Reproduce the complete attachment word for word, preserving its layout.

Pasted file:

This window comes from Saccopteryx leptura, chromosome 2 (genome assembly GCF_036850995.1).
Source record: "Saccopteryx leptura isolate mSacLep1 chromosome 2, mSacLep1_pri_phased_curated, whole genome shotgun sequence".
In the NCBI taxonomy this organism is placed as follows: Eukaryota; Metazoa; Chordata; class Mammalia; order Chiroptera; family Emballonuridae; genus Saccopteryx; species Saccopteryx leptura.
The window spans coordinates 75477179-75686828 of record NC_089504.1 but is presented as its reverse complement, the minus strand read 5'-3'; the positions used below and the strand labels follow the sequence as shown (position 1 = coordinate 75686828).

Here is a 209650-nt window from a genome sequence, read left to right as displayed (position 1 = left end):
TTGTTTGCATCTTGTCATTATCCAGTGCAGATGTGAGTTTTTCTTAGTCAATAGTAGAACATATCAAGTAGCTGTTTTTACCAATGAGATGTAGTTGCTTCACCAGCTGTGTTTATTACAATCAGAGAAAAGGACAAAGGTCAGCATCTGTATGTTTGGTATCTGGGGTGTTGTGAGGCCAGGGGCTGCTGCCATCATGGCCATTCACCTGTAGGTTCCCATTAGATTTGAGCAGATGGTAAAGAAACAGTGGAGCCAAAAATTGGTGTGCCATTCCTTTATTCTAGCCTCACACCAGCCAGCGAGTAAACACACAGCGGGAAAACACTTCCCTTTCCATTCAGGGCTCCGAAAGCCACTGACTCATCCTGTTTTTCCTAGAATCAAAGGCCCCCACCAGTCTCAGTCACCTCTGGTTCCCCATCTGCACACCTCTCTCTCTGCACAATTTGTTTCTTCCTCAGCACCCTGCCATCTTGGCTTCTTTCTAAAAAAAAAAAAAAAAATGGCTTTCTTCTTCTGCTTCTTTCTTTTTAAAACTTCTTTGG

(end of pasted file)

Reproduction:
This window comes from Saccopteryx leptura, chromosome 2 (genome assembly GCF_036850995.1).
Source record: "Saccopteryx leptura isolate mSacLep1 chromosome 2, mSacLep1_pri_phased_curated, whole genome shotgun sequence".
In the NCBI taxonomy this organism is placed as follows: Eukaryota; Metazoa; Chordata; class Mammalia; order Chiroptera; family Emballonuridae; genus Saccopteryx; species Saccopteryx leptura.
The window spans coordinates 75477179-75686828 of record NC_089504.1 but is presented as its reverse complement, the minus strand read 5'-3'; the positions used below and the strand labels follow the sequence as shown (position 1 = coordinate 75686828).

Here is a 209650-nt window from a genome sequence, read left to right as displayed (position 1 = left end):
TTGTTTGCATCTTGTCATTATCCAGTGCAGATGTGAGTTTTTCTTAGTCAATAGTAGAACATATCAAGTAGCTGTTTTTACCAATGAGATGTAGTTGCTTCACCAGCTGTGTTTATTACAATCAGAGAAAAGGACAAAGGTCAGCATCTGTATGTTTGGTATCTGGGGTGTTGTGAGGCCAGGGGCTGCTGCCATCATGGCCATTCACCTGTAGGTTCCCATTAGATTTGAGCAGATGGTAAAGAAACAGTGGAGCCAAAAATTGGTGTGCCATTCCTTTATTCTAGCCTCACACCAGCCAGCGAGTAAACACACAGCGGGAAAACACTTCCCTTTCCATTCAGGGCTCCGAAAGCCACTGACTCATCCTGTTTTTCCTAGAATCAAAGGCCCCCACCAGTCTCAGTCACCTCTGGTTCCCCATCTGCACACCTCTCTCTCTGCACAATTTGTTTCTTCCTCAGCACCCTGCCATCTTGGCTTCTTTCTAAAAAAAAAAAAAAAAATGGCTTTCTTCTTCTGCTTCTTTCTTTTTAAAACTTCTTTGG